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Board has right to replace Stroger

Tuesday, June 20, 2006
Daily Southtown
by Jonathan Lipman

The Cook County Board could, if it mustered the political will, force ailing President John Stroger from office for "inability to act," according to a 19-page legal opinion issued Monday by the board's attorney.
Board attorneys and members have said previously they could do nothing unless Stroger, who has not been seen publicly since his stroke March 14, stepped aside.
"For me, the crux of this is the board does have the power," said Commissioner Mike Quigley (D-Chicago), who requested the opinion. "But the majority of the board does not want to (act)."
There are two proposals regarding Stroger's absence on the agenda for today's meeting, and a third proposal might be added as a new item.
Commissioners might take no action today, instead letting Stroger's family announce their intentions in July, as promised. But commissioners say anything is possible given the amount of political maneuvering in the past few weeks.
"So much information has been swirling around ... you don't know how things are going to shake out," said Commissioner Bobbie Steele (D-Chicago).
Steele held a campaign-style rally last week, but said Monday she has no interest in "taking Stroger's job away from him."
The board meets July 12 and then goes on break until September.
"Since we've waited until almost July, 10 more days is not going to hurt us," Steele said. "I hope the family will deliver a decision by then."
A proposal by Commissioner Larry Suffredin (D-Evanston) creates an "interim president" position. Stroger could hand off power temporarily, keep his pay and benefits, and get power back when he's healed.
Suffredin said he'll defer his proposal unless he has the votes to pass it.
Although his proposal was soundly rejected when the board met two week ago, Commissioner Anthony Peraica (R-Riverside) said he will re-introduce a plan that calls for a hearing with witnesses testifying under subpoena about Stroger's condition.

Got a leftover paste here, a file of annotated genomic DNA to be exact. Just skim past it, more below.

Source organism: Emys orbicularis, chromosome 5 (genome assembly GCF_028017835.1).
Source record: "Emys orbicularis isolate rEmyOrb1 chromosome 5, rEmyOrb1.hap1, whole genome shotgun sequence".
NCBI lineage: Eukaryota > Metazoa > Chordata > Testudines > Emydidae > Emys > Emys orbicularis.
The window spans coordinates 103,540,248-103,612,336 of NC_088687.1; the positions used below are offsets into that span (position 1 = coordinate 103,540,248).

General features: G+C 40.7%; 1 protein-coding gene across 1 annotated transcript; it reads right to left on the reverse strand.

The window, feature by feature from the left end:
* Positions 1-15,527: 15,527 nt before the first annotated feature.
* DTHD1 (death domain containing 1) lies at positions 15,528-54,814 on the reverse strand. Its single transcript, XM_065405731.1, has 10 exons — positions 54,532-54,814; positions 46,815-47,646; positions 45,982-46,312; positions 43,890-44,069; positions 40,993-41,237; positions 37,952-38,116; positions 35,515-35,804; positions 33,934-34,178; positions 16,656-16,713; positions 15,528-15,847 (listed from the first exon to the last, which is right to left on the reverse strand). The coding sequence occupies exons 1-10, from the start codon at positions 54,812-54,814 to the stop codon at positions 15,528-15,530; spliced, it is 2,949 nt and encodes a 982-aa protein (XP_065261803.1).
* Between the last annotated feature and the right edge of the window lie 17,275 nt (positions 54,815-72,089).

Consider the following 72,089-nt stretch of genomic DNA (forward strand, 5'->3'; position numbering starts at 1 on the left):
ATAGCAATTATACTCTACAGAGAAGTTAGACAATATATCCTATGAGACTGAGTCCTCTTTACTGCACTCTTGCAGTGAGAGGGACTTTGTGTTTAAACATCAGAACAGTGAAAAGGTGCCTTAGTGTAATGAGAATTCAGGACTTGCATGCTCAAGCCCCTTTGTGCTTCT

Peraica argued it was necessary because Stroger's staff and family spokesmen have been insisting the president is recovering and remains in charge of the county, while the Daily Southtown and other media have reported he remains weak.
Commissioners said at the last meeting the board didn't have the authority to hold any investigative hearing.
But the new opinion, written by Patrick Driscoll and Elizabeth Reidy, the top two lawyers of the state's attorney's civil actions bureau, says the board can do a lot under the home rule powers granted by the state.
The board can declare the office of the president vacant if the president dies, resigns, is removed from office for legal reasons, or "other inability to act."
There's little legal precedent for deciding what "inability to act" means, the opinion says.
Absent a ruling from a judge, "the board, sitting as a whole, may determine whether the facts occasioning a vacancy exist, even where those facts are disputed," the opinion says. "The board must afford the president reasonable notice ... (and) an opportunity to object."
In a footnote, the lawyers say the board could issue subpoenas for evidence and to compel witnesses, such as Stroger's family or doctors, to testify before the board.
The board could also take Stroger to court, as the commissioners are the only ones with legal standing to challenge his right to hold office, the opinion says.
"It would be big-time, major litigation that could drag until it doesn't matter," Quigley said. "I can't tell you how the board is going to react to this."
Commissioner Earlean Collins may also add a third proposal to the mix, one that would expand the powers of the existing president pro tem, Commissioner Mario Moreno (D-Chicago).
Moreno's only role now is to run the meetings in Stroger's absence, but Collins measure would let him take over all the executive functions of the office, such setting the budget and negotiating with unions.
Budget figures released Monday show the county's revenues are now $38 million behind budget projections, up from $16 million behind two months ago.


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